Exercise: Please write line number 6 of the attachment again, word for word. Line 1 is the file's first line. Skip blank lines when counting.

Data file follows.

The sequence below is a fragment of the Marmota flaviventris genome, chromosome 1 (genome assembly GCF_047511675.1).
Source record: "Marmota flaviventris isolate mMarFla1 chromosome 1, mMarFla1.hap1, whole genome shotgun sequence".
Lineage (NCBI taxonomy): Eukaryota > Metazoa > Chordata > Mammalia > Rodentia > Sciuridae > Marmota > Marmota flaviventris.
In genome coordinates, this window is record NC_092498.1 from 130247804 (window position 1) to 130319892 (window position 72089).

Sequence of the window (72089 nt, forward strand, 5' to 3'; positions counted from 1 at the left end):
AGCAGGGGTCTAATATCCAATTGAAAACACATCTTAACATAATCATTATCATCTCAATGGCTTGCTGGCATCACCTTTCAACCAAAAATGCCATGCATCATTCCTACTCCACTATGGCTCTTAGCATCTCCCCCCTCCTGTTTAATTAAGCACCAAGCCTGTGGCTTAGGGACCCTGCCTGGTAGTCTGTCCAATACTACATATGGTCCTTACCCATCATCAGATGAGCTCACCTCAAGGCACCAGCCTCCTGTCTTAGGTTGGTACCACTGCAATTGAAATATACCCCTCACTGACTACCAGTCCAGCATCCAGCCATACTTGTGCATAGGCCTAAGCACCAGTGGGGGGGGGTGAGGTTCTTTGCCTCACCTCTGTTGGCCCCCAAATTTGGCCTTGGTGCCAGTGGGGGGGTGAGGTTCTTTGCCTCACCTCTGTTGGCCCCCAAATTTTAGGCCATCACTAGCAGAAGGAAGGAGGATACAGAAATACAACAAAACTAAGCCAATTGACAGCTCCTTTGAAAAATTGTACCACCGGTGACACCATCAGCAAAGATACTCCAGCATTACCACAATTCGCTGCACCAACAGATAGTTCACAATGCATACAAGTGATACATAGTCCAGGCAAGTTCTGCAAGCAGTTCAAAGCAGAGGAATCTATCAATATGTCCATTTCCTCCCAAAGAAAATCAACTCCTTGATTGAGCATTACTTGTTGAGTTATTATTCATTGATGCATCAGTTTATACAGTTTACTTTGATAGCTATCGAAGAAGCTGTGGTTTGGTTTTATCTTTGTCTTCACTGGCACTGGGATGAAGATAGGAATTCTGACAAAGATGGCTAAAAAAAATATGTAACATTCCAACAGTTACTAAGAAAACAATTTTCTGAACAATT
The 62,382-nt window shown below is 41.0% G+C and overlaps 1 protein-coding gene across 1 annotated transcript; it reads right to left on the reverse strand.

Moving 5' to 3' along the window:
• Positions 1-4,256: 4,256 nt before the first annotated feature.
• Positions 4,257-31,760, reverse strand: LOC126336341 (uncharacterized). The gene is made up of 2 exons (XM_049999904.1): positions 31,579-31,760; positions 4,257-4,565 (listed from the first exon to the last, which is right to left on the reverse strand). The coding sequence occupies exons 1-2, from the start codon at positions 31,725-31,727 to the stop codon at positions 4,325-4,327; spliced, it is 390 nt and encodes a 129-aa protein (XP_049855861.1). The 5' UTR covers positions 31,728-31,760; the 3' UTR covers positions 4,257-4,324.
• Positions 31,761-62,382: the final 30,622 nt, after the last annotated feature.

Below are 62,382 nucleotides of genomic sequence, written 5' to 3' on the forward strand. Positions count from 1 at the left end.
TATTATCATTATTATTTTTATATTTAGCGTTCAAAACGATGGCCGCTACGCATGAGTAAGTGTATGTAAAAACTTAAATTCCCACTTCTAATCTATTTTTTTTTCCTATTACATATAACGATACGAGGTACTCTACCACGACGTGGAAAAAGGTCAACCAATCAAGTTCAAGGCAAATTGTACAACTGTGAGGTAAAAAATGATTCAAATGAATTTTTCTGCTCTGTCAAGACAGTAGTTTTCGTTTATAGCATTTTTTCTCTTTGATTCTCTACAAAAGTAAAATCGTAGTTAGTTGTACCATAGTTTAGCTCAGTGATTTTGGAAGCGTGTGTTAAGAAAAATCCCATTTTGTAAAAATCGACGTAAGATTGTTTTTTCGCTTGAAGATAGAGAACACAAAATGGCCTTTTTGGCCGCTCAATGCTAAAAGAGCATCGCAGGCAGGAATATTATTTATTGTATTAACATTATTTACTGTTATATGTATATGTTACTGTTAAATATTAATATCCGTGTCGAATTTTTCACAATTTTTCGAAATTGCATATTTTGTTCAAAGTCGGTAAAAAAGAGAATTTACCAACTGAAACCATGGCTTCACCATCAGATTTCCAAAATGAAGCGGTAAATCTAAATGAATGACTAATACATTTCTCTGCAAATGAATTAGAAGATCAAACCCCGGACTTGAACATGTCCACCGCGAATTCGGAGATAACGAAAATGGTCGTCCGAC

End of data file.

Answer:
AGCAGGGGTCTAATATCCAATTGAAAACACATCTTAACATAATCATTATCATCTCAATGGCTTGCTGGCATCACCTTTCAACCAAAAATGCCATGCATCATTCCTACTCCACTATGGCTCTTAGCATCTCCCCCCTCCTGTTTAATTAAGCACCAAGCCTGTGGCTTAGGGACCCTGCCTGGTAGTCTGTCCAATACTACATATGGTCCTTACCCATCATCAGATGAGCTCACCTCAAGGCACCAGCCTCCTGTCTTAGGTTGGTACCACTGCAATTGAAATATACCCCTCACTGACTACCAGTCCAGCATCCAGCCATACTTGTGCATAGGCCTAAGCACCAGTGGGGGGGGGTGAGGTTCTTTGCCTCACCTCTGTTGGCCCCCAAATTTGGCCTTGGTGCCAGTGGGGGGGTGAGGTTCTTTGCCTCACCTCTGTTGGCCCCCAAATTTTAGGCCATCACTAGCAGAAGGAAGGAGGATACAGAAATACAACAAAACTAAGCCAATTGACAGCTCCTTTGAAAAATTGTACCACCGGTGACACCATCAGCAAAGATACTCCAGCATTACCACAATTCGCTGCACCAACAGATAGTTCACAATGCATACAAGTGATACATAGTCCAGGCAAGTTCTGCAAGCAGTTCAAAGCAGAGGAATCTATCAATATGTCCATTTCCTCCCAAAGAAAATCAACTCCTTGATTGAGCATTACTTGTTGAGTTATTATTCATTGATGCATCAGTTTATACAGTTTACTTTGATAGCTATCGAAGAAGCTGTGGTTTGGTTTTATCTTTGTCTTCACTGGCACTGGGATGAAGATAGGAATTCTGACAAAGATGGCTAAAAAAAATATGTAACATTCCAACAGTTACTAAGAAAACAATTTTCTGAACAATT